Qi (pronounced chee and sometimes spelled as Chi) is everywhere. The simplest description is that Qi is a type of energy. This energy exists in all things, in different forms. In general, Qi serves to hold matter together (as in molecules and cells), give it motion or growth, and gives objects their characteristic “intrinsic nature”. For example, we could say the ocean waves crashing on the beach have a certain type of Qi. The wind blowing through your hair also has a characteristic Qi as well.

However, these basic examples do not fully illustrate the importance of what Qi really is. Qi gives motion, growth, warmth, protection and nourishment. Sound familiar? These are the basic ideas of what life is – that is to say, living organisms of all types require nourishment, and exhibit growth and often motion as well. Living things have systems in place to protect themselves in order to continue living. So, perhaps a better working definition of Qi is the life force or vital energy.



  1. The strength and vitality required for sustained physical or mental activity.
  2. A feeling of possessing such strength and vitality.

Indeed, when our bodies are full of abundant Qi, we feel strong and vital, and we do not get sick easily.

But where does this energy come from? The traditional view is that Qi comes from “Heaven” and “Earth” and is also produced within our bodies. Put simply, the “Heavenly Qi” is the breath and air, and the “Earthly Qi” is comprised of the substances that nourish us, like food and water. The Qi of breathing and nourishment combine together in the body to create more Qi that protects us from illness and injury, maintains our body temperature, keeps our organs functioning properly and gives us the vitality to get through the day.

Blocked Qi creates pain and disharmony in the body

An ancient adage most acupuncturists adhere to is simple yet elegant and effective: “When the Qi is blocked, pain follows. Restore the flow of Qi and the pain goes away.” This idea is simple but a profound tenet of acupuncture. The traditional Chinese view of how Qi flows in the body is through a network of invisible vessels commonly referred to as meridians or channels. Just as water pressure builds when a garden hose is kinked, reducing the flow to a mere trickle, injury, inflammation and excess tension in the body function in a similar manner, ultimately obstructing the flow of Qi that should be nourishing and keeping the organs and tissues healthy. Acupuncture helps to “un-kink” the obstructed meridians and restore proper, harmonious flow of vital energy in the body.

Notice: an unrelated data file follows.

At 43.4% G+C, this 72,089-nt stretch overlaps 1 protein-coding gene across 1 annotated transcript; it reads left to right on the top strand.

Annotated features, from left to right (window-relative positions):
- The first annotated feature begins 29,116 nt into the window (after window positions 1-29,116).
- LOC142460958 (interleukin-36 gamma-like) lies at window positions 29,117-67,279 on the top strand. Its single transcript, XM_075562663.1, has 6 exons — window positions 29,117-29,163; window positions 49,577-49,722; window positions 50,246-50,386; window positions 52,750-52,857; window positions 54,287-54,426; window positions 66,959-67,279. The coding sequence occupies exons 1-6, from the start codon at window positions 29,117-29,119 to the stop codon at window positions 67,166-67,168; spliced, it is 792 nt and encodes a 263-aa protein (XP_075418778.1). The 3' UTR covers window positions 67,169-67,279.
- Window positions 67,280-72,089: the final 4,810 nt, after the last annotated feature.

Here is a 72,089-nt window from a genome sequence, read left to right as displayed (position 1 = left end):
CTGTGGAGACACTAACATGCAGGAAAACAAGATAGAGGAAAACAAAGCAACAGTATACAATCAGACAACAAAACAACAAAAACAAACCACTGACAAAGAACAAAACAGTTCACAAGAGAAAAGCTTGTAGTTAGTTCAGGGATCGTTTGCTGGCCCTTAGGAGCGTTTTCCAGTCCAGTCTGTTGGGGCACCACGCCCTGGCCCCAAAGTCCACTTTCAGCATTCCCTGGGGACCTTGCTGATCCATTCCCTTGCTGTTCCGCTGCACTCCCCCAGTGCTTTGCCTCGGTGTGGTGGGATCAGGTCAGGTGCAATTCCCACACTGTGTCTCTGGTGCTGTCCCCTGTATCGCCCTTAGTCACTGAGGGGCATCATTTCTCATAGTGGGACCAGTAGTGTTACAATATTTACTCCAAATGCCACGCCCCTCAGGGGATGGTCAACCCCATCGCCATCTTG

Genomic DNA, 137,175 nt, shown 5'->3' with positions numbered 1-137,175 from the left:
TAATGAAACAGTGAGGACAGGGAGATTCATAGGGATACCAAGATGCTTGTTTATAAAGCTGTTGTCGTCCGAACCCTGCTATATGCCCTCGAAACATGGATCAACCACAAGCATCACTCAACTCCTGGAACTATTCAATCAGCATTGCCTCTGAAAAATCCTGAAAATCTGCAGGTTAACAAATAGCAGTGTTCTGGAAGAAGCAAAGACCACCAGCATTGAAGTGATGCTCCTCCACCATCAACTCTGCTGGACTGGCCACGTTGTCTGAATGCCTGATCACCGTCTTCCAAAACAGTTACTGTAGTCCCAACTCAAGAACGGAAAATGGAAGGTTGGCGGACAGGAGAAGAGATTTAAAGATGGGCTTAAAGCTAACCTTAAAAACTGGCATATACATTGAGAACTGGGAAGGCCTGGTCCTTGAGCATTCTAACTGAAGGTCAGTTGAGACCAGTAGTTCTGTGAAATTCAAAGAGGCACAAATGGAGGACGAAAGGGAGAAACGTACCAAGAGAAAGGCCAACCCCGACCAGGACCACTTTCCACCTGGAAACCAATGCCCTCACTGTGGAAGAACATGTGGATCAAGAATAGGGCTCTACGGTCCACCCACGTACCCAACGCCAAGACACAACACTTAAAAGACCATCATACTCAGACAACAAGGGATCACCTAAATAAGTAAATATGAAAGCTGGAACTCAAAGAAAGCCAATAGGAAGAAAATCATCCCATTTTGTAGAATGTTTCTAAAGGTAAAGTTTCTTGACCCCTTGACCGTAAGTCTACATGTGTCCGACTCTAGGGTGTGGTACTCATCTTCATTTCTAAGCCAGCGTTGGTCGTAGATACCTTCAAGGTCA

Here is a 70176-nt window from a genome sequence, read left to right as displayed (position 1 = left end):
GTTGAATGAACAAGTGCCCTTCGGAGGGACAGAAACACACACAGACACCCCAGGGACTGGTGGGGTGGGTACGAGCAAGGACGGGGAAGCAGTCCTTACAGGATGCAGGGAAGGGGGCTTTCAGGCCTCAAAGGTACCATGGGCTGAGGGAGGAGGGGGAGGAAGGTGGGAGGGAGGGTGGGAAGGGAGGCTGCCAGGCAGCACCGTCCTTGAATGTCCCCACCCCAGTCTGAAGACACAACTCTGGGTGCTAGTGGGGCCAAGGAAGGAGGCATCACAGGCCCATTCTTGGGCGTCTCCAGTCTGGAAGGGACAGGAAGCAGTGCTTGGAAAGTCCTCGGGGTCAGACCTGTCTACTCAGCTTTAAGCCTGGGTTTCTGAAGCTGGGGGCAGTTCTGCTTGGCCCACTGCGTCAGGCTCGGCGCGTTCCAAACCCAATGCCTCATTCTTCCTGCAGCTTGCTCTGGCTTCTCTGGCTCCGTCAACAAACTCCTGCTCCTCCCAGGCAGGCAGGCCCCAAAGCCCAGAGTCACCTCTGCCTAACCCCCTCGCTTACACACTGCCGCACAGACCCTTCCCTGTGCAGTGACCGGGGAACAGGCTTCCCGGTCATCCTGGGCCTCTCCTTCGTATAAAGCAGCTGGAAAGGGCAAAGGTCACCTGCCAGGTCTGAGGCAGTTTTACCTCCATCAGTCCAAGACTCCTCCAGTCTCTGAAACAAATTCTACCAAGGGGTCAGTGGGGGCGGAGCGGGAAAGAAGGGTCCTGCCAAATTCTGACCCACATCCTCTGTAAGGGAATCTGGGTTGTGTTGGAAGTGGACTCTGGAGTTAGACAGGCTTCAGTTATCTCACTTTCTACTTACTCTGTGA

While we could continue on to describe the myriad forms of Qi, suffice to say it is a concept that is central to understanding the Chinese medicine approach to health. It has been said the best things in life cannot be bought or sold. Indeed, Qi cannot be found for sale at a store, it can only be cultivated by living in harmony with nature, exercising regularly, breathing clean, fresh air, and eating wholesome foods. With this understanding, abundant health is possible for all of us, regardless of age, economic background or education level – it is truly the level playing field of life whereupon we have an equal chance to live happy, productive and healthy lives!